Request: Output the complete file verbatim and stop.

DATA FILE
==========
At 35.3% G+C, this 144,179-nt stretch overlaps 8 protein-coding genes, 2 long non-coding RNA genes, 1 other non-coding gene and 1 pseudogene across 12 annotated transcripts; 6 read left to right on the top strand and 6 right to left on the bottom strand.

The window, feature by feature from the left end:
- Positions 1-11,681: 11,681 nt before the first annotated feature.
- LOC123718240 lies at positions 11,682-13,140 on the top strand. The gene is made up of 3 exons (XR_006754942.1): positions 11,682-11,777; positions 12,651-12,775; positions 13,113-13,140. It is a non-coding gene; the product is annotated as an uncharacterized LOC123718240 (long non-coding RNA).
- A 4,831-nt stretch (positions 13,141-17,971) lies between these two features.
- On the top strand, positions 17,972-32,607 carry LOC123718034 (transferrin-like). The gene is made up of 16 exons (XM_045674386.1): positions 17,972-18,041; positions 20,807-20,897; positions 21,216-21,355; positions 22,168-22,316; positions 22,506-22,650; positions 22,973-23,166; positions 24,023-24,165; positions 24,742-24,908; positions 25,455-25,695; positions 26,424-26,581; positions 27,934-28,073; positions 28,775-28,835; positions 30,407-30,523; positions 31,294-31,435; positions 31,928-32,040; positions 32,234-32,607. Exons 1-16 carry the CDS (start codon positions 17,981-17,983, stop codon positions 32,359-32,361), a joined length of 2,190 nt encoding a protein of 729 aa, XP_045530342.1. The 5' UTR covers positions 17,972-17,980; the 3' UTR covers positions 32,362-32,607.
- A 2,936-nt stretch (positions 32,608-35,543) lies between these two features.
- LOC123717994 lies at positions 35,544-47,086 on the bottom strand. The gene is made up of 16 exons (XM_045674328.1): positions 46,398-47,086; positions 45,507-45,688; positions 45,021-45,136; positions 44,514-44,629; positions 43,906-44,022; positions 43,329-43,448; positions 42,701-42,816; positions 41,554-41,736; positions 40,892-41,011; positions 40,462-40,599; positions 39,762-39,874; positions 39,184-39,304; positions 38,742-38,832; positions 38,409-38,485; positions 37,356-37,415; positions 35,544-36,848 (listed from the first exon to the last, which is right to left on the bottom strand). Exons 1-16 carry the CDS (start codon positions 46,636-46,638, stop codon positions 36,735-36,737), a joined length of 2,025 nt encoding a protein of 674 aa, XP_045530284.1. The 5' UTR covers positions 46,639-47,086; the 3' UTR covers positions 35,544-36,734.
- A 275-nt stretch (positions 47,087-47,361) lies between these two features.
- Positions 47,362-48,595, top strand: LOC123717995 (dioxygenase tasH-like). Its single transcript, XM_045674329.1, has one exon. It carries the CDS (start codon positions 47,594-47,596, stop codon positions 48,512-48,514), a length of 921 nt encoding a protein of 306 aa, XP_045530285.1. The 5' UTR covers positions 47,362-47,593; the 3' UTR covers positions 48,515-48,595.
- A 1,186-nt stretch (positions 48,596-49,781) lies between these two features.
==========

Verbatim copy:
At 35.3% G+C, this 144,179-nt stretch overlaps 8 protein-coding genes, 2 long non-coding RNA genes, 1 other non-coding gene and 1 pseudogene across 12 annotated transcripts; 6 read left to right on the top strand and 6 right to left on the bottom strand.

The window, feature by feature from the left end:
- Positions 1-11,681: 11,681 nt before the first annotated feature.
- LOC123718240 lies at positions 11,682-13,140 on the top strand. The gene is made up of 3 exons (XR_006754942.1): positions 11,682-11,777; positions 12,651-12,775; positions 13,113-13,140. It is a non-coding gene; the product is annotated as an uncharacterized LOC123718240 (long non-coding RNA).
- A 4,831-nt stretch (positions 13,141-17,971) lies between these two features.
- On the top strand, positions 17,972-32,607 carry LOC123718034 (transferrin-like). The gene is made up of 16 exons (XM_045674386.1): positions 17,972-18,041; positions 20,807-20,897; positions 21,216-21,355; positions 22,168-22,316; positions 22,506-22,650; positions 22,973-23,166; positions 24,023-24,165; positions 24,742-24,908; positions 25,455-25,695; positions 26,424-26,581; positions 27,934-28,073; positions 28,775-28,835; positions 30,407-30,523; positions 31,294-31,435; positions 31,928-32,040; positions 32,234-32,607. Exons 1-16 carry the CDS (start codon positions 17,981-17,983, stop codon positions 32,359-32,361), a joined length of 2,190 nt encoding a protein of 729 aa, XP_045530342.1. The 5' UTR covers positions 17,972-17,980; the 3' UTR covers positions 32,362-32,607.
- A 2,936-nt stretch (positions 32,608-35,543) lies between these two features.
- LOC123717994 lies at positions 35,544-47,086 on the bottom strand. The gene is made up of 16 exons (XM_045674328.1): positions 46,398-47,086; positions 45,507-45,688; positions 45,021-45,136; positions 44,514-44,629; positions 43,906-44,022; positions 43,329-43,448; positions 42,701-42,816; positions 41,554-41,736; positions 40,892-41,011; positions 40,462-40,599; positions 39,762-39,874; positions 39,184-39,304; positions 38,742-38,832; positions 38,409-38,485; positions 37,356-37,415; positions 35,544-36,848 (listed from the first exon to the last, which is right to left on the bottom strand). Exons 1-16 carry the CDS (start codon positions 46,636-46,638, stop codon positions 36,735-36,737), a joined length of 2,025 nt encoding a protein of 674 aa, XP_045530284.1. The 5' UTR covers positions 46,639-47,086; the 3' UTR covers positions 35,544-36,734.
- A 275-nt stretch (positions 47,087-47,361) lies between these two features.
- Positions 47,362-48,595, top strand: LOC123717995 (dioxygenase tasH-like). Its single transcript, XM_045674329.1, has one exon. It carries the CDS (start codon positions 47,594-47,596, stop codon positions 48,512-48,514), a length of 921 nt encoding a protein of 306 aa, XP_045530285.1. The 5' UTR covers positions 47,362-47,593; the 3' UTR covers positions 48,515-48,595.
- A 1,186-nt stretch (positions 48,596-49,781) lies between these two features.